The Mountain Institute, Peru has won a major award for an innovative project to help mountain communities adapt to the complete loss of glaciers. The 2018 St Andrews Prize for the Environment was awarded on April 26 at the University of St Andrews in Scotland. The project successfully integrates indigenous knowledge from the highlands of Peru with modern technology to help local communities.

The Mountain Institute, Peru received the 2018 St Andrews Prize for the Environment (Source: St Andrews Prize for the Environment).

The prize was set up in 1998 and is managed and awarded by a panel of trustees with varying backgrounds and expertise. Individuals and teams from across the world submit applications for the Prize, which has gained international recognition. It comes with a cash prize of $100,000, which The Mountain Institute, Peru plans to use to expand its cooperation with communities in the Andes.

The project began in 2013 to assist communities in the Nor Yauyos-Cochas Landscape Reserve, about 200 kilometers east of Lima, affected by water scarcity. It illuminates the issue of glacial retreat, an increasingly prominent issue for mountain communities in the reserve, which sits 2,500 to 5,700 meters above sea level. The Andes lost 48 percent of its glacial ice since 1975. Many of the smaller glaciers have completely vanished, exposing desolate rocks and creating hardships for those that depend on glaciers for their water supply. The project’s solution captures rainwater with pre-Inca water management systems that have revived the local ecosystem and recharged aquifers.

The prize, given by the University of St Andrews in Scotland and sponsored by the oil and gas company ConocoPhillips, seeks to recognize initiatives that promote positive impacts on the environment and communities. Lord Alec Broers, chair of the St Andrews Prize for the Environment Trustees, called the project “exciting and different” in a statement, referring to its bottom-up approach.

The Nor Yauyos-Cochas Landscape Reserve features the puna landscape (Source: The Mountain Institute).

The partnerships with indigenous groups allowed communities to co-design the revitalization with The Mountain Institute, Peru. Ancient water regulating systems, such as reservoirs and irrigation canals, were reinstated. They date as far back as 1000 A.D. The hydraulic system, which had not been used continuously for five centuries, was abandoned after the Spanish conquest of the Inca Empire. Only now are they being recreated to harnesses the natural resilience of the puna ecosystem, which is comprised of wetlands, peatlands, and grasslands.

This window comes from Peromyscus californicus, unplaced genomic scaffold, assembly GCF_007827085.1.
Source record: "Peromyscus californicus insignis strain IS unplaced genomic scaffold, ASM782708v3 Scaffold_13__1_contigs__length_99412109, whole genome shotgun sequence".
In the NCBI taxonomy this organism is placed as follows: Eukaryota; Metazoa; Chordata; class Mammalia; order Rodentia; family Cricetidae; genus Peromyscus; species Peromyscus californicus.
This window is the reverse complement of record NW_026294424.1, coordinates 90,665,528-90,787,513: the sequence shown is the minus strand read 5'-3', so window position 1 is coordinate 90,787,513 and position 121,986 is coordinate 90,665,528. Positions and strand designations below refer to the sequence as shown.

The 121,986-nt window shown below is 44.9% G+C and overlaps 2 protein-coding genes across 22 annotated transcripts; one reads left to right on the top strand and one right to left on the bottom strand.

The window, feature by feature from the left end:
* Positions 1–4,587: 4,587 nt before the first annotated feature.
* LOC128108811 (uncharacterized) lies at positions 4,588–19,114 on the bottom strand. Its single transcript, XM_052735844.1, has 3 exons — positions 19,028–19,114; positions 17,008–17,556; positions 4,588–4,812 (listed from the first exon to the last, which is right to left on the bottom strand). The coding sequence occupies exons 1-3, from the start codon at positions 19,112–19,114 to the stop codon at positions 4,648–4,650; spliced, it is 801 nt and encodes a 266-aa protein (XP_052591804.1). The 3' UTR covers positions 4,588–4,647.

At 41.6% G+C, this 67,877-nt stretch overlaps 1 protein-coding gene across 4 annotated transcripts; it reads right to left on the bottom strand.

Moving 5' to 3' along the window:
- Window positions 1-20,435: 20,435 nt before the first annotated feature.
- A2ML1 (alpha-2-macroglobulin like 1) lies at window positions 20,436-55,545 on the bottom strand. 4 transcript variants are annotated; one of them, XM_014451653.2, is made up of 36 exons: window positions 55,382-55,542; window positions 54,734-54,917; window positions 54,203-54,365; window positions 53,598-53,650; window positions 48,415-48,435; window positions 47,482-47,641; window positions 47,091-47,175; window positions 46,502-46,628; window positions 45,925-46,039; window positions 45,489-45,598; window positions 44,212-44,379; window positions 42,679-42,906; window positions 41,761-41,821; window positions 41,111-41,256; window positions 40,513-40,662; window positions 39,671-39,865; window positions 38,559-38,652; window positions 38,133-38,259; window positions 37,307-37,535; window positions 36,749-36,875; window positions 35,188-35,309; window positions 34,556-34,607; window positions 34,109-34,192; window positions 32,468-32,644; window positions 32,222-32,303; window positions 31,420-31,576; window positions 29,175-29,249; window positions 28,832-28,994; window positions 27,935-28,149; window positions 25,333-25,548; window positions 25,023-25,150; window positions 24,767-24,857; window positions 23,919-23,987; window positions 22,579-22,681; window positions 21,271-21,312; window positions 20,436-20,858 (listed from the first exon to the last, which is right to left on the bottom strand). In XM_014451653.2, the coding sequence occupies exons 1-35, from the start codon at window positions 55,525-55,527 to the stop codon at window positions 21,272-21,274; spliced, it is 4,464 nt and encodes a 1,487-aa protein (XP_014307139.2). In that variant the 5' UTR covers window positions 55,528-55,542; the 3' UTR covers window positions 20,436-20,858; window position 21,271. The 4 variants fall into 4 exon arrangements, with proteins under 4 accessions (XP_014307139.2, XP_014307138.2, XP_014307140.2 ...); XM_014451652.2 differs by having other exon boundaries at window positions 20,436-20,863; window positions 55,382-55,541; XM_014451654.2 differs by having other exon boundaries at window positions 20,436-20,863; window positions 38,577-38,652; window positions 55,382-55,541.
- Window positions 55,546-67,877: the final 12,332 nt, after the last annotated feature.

The project’s staff indicate that the increased soil and groundwater storage has led to gains in livestock productivity, greater food security, economic benefits, and improved richness and abundance of biodiversity. The result is a healthy puna ecosystem and surrounding community that is more resilient to climate change.

Local farmers from Nor Yauyos-Cochas working to restore their ancient water management system (Source: The Mountain Institute).

In his comments at the award ceremony, Jorge Recharte Bullard, director of the Andean Programme of The Mountain Institute, Peru, said the award is “recognition to the urgency to find solutions that, rooted in local cultures, secure mountain peoples’ water and livelihoods.”

“The communities there are dynamic, full of initiatives, and aware of their role in the stewardship of their environmental resources,” added Enrique Mayer, a professor emeritus of anthropology at Yale University who conducted fieldwork in the region. “All solutions have a local dimension first and a wider science accumulation of knowledge and expectations afterward,” he told GlacierHub.

The initiative is part of a larger project throughout the Peruvian Andes by the Mountain Institute, Peru, which also won the 2017 Solution Search “Farming for Biodiversity” contest in the “water impact” category. The Mountain Institute has worked for many years in the high Andes, and “deserves the prize and all the applause one can give it,” Mayer said.

For an earlier report on this project, before it received the St Andrews Prize, see this link.